6. Block out time for key tasks
Ever find that you’re rushing all day, and yet you don’t get anything done? Try blocking out time. At the end of each day, after you set your next day’s priorities, take things a step farther by blocking out time on your calendar for projects. In each time block, identify a specific task you want to accomplish in that amount of time to make progress toward your goal. Notice how long you think something will take versus how long it actually takes, so you can block time more accurately in the future.
7. Combine similar tasks
Tackle small tasks more efficiently by doing them all at once. Emails, HR forms, expenses, and various small tasks pop up often and can distract you from work on your top goals. Instead of doing these right away, keep a running list of all tasks that will take less than 10 minutes and do all of them during a single block of time. I like to block time at the end of the day for these various tasks, since they usually don’t require a lot of brain power. You can also block one time in the morning and one in the evening for these.
8. Find a to do list that works for you
There are many to do list apps and methods out there, so invest some time in finding one that works for you. Whether it’s paper or digital, a written list or part of your calendar, keeping at least a basic to do list is enormously helpful to keep you on track. If you get distracted by a meeting or something in your home, refer back to your to do list to remind yourself of what to do next. My recommendation is finding an app that works well and has a good desktop version, so that you can have the list available anywhere from your iPhone or Android and also pull it up on your work computer.
Don’t think of yourself as a list person? That’s okay - start simple. Once you have your monthly priorities, try making a list of 5 weekly priorities. Then try a list of 5 priorities each day. That’s it. Trust me, keeping a list of tasks is worth it.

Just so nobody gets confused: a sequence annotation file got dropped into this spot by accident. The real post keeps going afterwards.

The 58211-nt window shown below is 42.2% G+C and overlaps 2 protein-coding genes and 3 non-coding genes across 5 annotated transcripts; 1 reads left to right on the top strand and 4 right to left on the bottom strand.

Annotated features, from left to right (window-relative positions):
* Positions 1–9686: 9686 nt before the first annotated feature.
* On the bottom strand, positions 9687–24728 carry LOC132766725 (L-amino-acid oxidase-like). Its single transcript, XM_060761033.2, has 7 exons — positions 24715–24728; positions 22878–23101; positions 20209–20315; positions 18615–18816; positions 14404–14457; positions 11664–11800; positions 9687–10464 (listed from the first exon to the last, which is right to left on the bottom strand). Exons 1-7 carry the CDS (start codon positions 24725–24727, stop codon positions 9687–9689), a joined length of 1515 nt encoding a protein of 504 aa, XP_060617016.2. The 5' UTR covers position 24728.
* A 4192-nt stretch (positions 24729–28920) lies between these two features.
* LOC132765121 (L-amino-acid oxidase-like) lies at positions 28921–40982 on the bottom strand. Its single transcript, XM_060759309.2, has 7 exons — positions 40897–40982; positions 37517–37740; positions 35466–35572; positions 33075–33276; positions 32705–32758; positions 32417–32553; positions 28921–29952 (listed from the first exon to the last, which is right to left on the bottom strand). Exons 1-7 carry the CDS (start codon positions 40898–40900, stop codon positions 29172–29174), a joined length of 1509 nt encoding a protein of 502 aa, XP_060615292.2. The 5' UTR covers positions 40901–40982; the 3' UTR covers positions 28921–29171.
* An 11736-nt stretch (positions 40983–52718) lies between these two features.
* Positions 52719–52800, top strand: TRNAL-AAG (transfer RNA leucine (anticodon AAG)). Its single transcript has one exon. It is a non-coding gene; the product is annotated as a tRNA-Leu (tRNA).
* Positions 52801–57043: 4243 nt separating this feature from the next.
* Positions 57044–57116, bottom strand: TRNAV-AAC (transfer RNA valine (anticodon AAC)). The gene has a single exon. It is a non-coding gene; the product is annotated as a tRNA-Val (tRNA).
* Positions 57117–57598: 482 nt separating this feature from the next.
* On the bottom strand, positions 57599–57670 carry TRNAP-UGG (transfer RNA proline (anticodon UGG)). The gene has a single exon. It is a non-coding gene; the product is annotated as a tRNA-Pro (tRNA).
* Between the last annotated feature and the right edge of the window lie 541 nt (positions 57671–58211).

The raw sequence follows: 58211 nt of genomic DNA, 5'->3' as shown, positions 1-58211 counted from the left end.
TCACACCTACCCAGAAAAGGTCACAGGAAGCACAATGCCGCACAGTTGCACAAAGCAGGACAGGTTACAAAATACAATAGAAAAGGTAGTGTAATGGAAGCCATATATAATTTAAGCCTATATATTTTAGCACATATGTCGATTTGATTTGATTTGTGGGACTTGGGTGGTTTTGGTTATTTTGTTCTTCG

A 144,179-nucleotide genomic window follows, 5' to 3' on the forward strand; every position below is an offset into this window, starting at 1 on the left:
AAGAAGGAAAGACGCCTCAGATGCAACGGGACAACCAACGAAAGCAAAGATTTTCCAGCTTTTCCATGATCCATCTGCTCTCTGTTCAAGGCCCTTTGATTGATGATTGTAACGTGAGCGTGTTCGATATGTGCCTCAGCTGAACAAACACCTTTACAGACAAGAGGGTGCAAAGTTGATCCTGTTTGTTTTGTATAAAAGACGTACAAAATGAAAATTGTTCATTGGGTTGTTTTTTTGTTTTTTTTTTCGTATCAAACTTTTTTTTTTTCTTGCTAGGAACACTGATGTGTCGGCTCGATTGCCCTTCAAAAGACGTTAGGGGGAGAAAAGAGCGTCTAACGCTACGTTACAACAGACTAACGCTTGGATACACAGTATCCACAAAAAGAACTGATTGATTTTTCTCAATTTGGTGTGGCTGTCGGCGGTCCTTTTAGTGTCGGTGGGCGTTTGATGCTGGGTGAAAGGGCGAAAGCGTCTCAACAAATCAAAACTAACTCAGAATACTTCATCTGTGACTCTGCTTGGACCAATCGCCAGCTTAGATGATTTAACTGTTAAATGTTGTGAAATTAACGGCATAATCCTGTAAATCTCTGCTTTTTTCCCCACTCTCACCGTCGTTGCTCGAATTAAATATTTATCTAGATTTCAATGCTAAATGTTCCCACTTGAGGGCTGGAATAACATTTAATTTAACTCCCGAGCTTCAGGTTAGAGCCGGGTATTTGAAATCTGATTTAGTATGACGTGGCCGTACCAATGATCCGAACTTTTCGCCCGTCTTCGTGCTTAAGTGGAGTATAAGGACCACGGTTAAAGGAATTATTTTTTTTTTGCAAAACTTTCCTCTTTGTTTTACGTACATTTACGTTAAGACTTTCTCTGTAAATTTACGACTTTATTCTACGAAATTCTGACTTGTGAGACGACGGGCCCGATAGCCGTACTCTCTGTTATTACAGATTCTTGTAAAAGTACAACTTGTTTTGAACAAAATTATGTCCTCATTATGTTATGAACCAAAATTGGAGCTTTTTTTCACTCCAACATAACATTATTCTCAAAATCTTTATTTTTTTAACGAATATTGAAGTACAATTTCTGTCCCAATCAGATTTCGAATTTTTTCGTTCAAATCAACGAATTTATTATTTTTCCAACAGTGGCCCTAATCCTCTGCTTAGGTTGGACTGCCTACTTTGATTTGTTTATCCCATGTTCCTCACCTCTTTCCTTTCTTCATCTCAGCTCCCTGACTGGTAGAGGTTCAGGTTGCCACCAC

Ok, we’ve covered managing your own time - let’s talk about how to manage working with your team remotely.
9. Balance meetings and focus time
Meetings can take over your schedule and reduce your productivity, so find ways to manage them. Of course you can’t completely control meetings, but whenever possible try to align them with your needs. Here are a few ways to do this:
As a first step, review all of your meetings over a couple of weeks. Were they all necessary? Were any longer than they should have been? Especially for repeating meetings, think carefully about whether you need a certain meeting, or whether you can change the duration and frequency.
Find the right time of day for meetings. Some people think better in the morning, some in the afternoon, so decide when you want to have solo time and when you want to be talking. Move the meetings that you own accordingly.
Book back-to-back meetings. If you’re like me, an extra half hour between meetings isn’t that productive; at least an hour of solo time is needed to really get into a project. Whenever possible, book a few meetings in a row so that you can get all of them done and then refocus on solo work.
Block solo time. Based on your meeting schedule, block out a few 1-3-hour chunks of time over the next few days for solo work. If you lead a team, you may even want to select a no-meeting day or time for everyone.
Ask for a clear agenda. When you get a meeting invite, make sure there’s a clear agenda and it’s a good use of your time. Don’t be afraid to ask what the meeting is about or how the organizer wants you to contribute and push back if you don’t think it’s a good use of your time.
10. Plan for dependencies in advance
Working from home, it’s easier for each of us to focus on our own priorities and not coordinate as much. Without overhearing what teammates are working on at our desks or over lunch, we may not be aware of projects that will soon need our input. Try to plan ahead when you’ll need to ask someone else for help and give them a heads-up. Provide a bit of background info, details on the task, and roughly when you’ll need it. By doing this, you’ll make your teammates’ lives a little easier and avoid any delays in your goals.
Working from home, it’s easier to get sidetracked by everything from laundry to emails to meetings. We hope these tips for adding more structure and planning to your workday will help you be successful at work, and relaxed at home!